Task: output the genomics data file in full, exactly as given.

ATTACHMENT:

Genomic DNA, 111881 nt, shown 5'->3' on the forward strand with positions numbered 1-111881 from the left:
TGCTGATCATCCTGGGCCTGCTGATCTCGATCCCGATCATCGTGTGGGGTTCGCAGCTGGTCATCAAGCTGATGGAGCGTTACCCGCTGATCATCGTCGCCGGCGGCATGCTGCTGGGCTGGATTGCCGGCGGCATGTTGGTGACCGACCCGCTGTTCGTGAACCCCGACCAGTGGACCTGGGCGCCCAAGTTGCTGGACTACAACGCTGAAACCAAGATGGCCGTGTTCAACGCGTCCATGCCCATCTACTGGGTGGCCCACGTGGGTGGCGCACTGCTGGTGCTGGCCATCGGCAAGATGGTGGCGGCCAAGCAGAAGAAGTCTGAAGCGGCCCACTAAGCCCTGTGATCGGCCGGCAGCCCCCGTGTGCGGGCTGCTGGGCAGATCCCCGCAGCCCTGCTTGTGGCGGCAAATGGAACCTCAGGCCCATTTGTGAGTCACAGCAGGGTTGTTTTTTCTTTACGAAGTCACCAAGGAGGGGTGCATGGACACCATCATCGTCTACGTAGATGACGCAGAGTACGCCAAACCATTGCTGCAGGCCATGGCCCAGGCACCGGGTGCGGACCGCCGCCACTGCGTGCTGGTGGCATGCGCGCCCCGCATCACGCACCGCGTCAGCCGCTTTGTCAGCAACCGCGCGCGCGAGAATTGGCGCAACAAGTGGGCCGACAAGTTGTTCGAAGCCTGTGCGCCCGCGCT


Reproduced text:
Genomic DNA, 111881 nt, shown 5'->3' on the forward strand with positions numbered 1-111881 from the left:
TGCTGATCATCCTGGGCCTGCTGATCTCGATCCCGATCATCGTGTGGGGTTCGCAGCTGGTCATCAAGCTGATGGAGCGTTACCCGCTGATCATCGTCGCCGGCGGCATGCTGCTGGGCTGGATTGCCGGCGGCATGTTGGTGACCGACCCGCTGTTCGTGAACCCCGACCAGTGGACCTGGGCGCCCAAGTTGCTGGACTACAACGCTGAAACCAAGATGGCCGTGTTCAACGCGTCCATGCCCATCTACTGGGTGGCCCACGTGGGTGGCGCACTGCTGGTGCTGGCCATCGGCAAGATGGTGGCGGCCAAGCAGAAGAAGTCTGAAGCGGCCCACTAAGCCCTGTGATCGGCCGGCAGCCCCCGTGTGCGGGCTGCTGGGCAGATCCCCGCAGCCCTGCTTGTGGCGGCAAATGGAACCTCAGGCCCATTTGTGAGTCACAGCAGGGTTGTTTTTTCTTTACGAAGTCACCAAGGAGGGGTGCATGGACACCATCATCGTCTACGTAGATGACGCAGAGTACGCCAAACCATTGCTGCAGGCCATGGCCCAGGCACCGGGTGCGGACCGCCGCCACTGCGTGCTGGTGGCATGCGCGCCCCGCATCACGCACCGCGTCAGCCGCTTTGTCAGCAACCGCGCGCGCGAGAATTGGCGCAACAAGTGGGCCGACAAGTTGTTCGAAGCCTGTGCGCCCGCGCT